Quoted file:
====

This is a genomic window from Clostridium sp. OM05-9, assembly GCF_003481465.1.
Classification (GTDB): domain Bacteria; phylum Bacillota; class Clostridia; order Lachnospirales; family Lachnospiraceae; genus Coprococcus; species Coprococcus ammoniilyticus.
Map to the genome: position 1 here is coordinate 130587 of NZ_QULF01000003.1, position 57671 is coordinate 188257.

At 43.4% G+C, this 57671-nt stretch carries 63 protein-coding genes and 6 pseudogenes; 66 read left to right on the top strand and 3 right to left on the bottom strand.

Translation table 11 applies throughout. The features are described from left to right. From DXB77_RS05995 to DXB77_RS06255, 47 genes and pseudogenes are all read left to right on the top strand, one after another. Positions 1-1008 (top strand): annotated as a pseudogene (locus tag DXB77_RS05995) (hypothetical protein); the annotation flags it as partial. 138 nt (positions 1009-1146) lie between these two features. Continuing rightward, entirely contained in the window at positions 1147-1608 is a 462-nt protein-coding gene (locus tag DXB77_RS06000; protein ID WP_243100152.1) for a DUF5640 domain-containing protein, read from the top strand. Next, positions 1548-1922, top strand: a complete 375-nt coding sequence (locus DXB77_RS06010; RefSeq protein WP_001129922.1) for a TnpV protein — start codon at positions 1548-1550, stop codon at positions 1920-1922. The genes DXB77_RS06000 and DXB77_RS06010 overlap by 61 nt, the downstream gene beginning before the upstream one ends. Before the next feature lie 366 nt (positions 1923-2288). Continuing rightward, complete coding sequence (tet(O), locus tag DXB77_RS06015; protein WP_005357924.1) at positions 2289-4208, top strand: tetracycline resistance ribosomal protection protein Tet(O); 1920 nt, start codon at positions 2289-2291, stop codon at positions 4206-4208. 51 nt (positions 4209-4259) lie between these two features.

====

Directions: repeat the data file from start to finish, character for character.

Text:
This is a genomic window from Clostridium sp. OM05-9, assembly GCF_003481465.1.
Classification (GTDB): domain Bacteria; phylum Bacillota; class Clostridia; order Lachnospirales; family Lachnospiraceae; genus Coprococcus; species Coprococcus ammoniilyticus.
Map to the genome: position 1 here is coordinate 130587 of NZ_QULF01000003.1, position 57671 is coordinate 188257.

At 43.4% G+C, this 57671-nt stretch carries 63 protein-coding genes and 6 pseudogenes; 66 read left to right on the top strand and 3 right to left on the bottom strand.

Translation table 11 applies throughout. The features are described from left to right. From DXB77_RS05995 to DXB77_RS06255, 47 genes and pseudogenes are all read left to right on the top strand, one after another. Positions 1-1008 (top strand): annotated as a pseudogene (locus tag DXB77_RS05995) (hypothetical protein); the annotation flags it as partial. 138 nt (positions 1009-1146) lie between these two features. Continuing rightward, entirely contained in the window at positions 1147-1608 is a 462-nt protein-coding gene (locus tag DXB77_RS06000; protein ID WP_243100152.1) for a DUF5640 domain-containing protein, read from the top strand. Next, positions 1548-1922, top strand: a complete 375-nt coding sequence (locus DXB77_RS06010; RefSeq protein WP_001129922.1) for a TnpV protein — start codon at positions 1548-1550, stop codon at positions 1920-1922. The genes DXB77_RS06000 and DXB77_RS06010 overlap by 61 nt, the downstream gene beginning before the upstream one ends. Before the next feature lie 366 nt (positions 1923-2288). Continuing rightward, complete coding sequence (tet(O), locus tag DXB77_RS06015; protein WP_005357924.1) at positions 2289-4208, top strand: tetracycline resistance ribosomal protection protein Tet(O); 1920 nt, start codon at positions 2289-2291, stop codon at positions 4206-4208. 51 nt (positions 4209-4259) lie between these two features.